Late last week, Bloomberg writers Elizabeth Elkin and Allison Smith reported that, "North American farmers could be looking at less expensive crop nutrients this year, potentially easing the pressure on food costs that have pushed up consumer prices."
The Green Markets North American Fertilizer Price Index fell 12% on Friday, the most since 2009.
“Prices for urea, a type of nitrogen fertilizer, swung wildly. They rose and fell by more than $100 per short ton every day this week as the market tried to assess prospects for spring demand and natural gas came off highs in Europe, said Alexis Maxwell, an analyst at Green Markets.”
The Bloomberg article added that, “This week’s drop isn’t a sign that high fertilizer prices will continue to ease, Maxwell said in an email.
“‘Major producers like the Middle East and Egypt are sold out of urea through February and much of Europe remains shut– so those looking for tons will have to search far afield,’ she said. ‘China, the best option for spare supply, remains out of the market on an export ban that runs until May.'”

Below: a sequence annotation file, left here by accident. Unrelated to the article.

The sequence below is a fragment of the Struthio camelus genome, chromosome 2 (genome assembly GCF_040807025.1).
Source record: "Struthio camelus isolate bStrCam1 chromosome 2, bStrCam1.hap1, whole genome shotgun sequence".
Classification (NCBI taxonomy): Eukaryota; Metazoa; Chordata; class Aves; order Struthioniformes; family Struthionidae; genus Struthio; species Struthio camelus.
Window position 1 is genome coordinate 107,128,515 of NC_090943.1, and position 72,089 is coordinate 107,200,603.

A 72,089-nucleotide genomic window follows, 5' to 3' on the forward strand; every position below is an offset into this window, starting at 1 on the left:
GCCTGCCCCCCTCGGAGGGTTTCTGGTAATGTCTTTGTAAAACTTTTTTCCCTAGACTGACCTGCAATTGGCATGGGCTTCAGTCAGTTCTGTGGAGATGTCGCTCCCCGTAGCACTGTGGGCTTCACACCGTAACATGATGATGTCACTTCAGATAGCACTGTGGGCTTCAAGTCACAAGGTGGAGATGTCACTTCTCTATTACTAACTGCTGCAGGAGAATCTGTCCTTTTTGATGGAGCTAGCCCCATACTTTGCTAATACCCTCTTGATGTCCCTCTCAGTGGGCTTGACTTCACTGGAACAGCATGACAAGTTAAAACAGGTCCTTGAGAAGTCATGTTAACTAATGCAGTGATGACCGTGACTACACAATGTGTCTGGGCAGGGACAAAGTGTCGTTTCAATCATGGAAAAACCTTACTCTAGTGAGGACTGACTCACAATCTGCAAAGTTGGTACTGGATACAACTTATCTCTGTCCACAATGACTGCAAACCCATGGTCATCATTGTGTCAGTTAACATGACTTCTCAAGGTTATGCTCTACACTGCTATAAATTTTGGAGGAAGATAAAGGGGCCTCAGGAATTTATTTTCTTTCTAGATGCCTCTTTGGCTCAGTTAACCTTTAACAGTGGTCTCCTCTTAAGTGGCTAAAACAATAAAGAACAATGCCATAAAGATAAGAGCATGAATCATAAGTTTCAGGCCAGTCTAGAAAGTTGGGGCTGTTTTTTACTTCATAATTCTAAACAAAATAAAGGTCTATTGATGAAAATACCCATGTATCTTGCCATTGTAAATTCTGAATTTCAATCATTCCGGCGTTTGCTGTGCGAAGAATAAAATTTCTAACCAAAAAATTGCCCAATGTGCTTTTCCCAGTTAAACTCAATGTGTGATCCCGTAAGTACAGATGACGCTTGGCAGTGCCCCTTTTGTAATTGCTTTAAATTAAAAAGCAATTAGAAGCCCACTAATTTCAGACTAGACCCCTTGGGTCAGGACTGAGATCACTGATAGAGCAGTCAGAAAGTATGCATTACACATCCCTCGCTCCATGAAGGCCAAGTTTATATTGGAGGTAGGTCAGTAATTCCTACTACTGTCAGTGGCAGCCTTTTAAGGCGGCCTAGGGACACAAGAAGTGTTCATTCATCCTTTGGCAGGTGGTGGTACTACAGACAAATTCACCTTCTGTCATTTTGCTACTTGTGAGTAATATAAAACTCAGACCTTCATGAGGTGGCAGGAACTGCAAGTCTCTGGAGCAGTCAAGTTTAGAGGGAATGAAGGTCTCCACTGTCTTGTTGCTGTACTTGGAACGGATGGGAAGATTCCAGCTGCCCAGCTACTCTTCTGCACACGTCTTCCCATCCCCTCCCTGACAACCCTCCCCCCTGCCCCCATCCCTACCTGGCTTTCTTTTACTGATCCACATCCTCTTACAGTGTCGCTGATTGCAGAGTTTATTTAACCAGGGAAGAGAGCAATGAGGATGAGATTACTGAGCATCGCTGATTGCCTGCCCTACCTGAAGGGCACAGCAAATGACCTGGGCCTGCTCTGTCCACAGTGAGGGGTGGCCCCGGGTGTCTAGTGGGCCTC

Meanwhile, a separate Bloomberg article on Friday by Jen Skerritt and Elizabeth Elkin stated that, “These are boom times in the fertilizer market, with record prices amid strong demand. But the world’s largest producer is in disarray after losing two chief executive officers in less than a year, and investors are still waiting for an explanation for the latest departure.
The surprise exit this week of Nutrien Ltd. CEO Mayo Schmidt just eight months into the job has fueled concern about corporate governance at the Canadian company.
“Frequent leadership changes in a company can sometimes be a sign of instability or poor management,” the Bloomberg article said.